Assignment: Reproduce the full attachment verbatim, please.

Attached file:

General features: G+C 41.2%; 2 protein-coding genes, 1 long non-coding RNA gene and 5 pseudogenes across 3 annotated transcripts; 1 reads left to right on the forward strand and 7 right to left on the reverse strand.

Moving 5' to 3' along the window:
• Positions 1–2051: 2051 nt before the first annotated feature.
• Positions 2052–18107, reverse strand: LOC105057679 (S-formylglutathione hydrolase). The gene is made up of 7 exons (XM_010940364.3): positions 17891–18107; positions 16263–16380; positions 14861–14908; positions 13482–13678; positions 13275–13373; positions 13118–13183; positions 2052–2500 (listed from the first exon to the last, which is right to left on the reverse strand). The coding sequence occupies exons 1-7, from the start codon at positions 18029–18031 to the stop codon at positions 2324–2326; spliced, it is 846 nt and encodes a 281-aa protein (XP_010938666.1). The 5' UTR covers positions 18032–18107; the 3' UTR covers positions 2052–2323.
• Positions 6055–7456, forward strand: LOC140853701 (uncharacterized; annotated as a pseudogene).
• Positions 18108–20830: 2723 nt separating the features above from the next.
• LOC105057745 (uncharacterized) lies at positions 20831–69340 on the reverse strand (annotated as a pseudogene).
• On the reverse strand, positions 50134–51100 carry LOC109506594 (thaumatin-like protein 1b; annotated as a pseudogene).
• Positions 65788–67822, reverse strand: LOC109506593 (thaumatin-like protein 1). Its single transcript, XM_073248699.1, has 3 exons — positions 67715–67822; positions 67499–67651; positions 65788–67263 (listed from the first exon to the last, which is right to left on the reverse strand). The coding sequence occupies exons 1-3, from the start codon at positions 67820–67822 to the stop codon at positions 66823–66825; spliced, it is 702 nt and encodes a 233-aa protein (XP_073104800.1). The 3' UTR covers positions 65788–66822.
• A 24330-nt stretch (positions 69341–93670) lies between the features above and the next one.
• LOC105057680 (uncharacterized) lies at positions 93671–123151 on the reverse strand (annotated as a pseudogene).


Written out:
General features: G+C 41.2%; 2 protein-coding genes, 1 long non-coding RNA gene and 5 pseudogenes across 3 annotated transcripts; 1 reads left to right on the forward strand and 7 right to left on the reverse strand.

Moving 5' to 3' along the window:
• Positions 1–2051: 2051 nt before the first annotated feature.
• Positions 2052–18107, reverse strand: LOC105057679 (S-formylglutathione hydrolase). The gene is made up of 7 exons (XM_010940364.3): positions 17891–18107; positions 16263–16380; positions 14861–14908; positions 13482–13678; positions 13275–13373; positions 13118–13183; positions 2052–2500 (listed from the first exon to the last, which is right to left on the reverse strand). The coding sequence occupies exons 1-7, from the start codon at positions 18029–18031 to the stop codon at positions 2324–2326; spliced, it is 846 nt and encodes a 281-aa protein (XP_010938666.1). The 5' UTR covers positions 18032–18107; the 3' UTR covers positions 2052–2323.
• Positions 6055–7456, forward strand: LOC140853701 (uncharacterized; annotated as a pseudogene).
• Positions 18108–20830: 2723 nt separating the features above from the next.
• LOC105057745 (uncharacterized) lies at positions 20831–69340 on the reverse strand (annotated as a pseudogene).
• On the reverse strand, positions 50134–51100 carry LOC109506594 (thaumatin-like protein 1b; annotated as a pseudogene).
• Positions 65788–67822, reverse strand: LOC109506593 (thaumatin-like protein 1). Its single transcript, XM_073248699.1, has 3 exons — positions 67715–67822; positions 67499–67651; positions 65788–67263 (listed from the first exon to the last, which is right to left on the reverse strand). The coding sequence occupies exons 1-3, from the start codon at positions 67820–67822 to the stop codon at positions 66823–66825; spliced, it is 702 nt and encodes a 233-aa protein (XP_073104800.1). The 3' UTR covers positions 65788–66822.
• A 24330-nt stretch (positions 69341–93670) lies between the features above and the next one.
• LOC105057680 (uncharacterized) lies at positions 93671–123151 on the reverse strand (annotated as a pseudogene).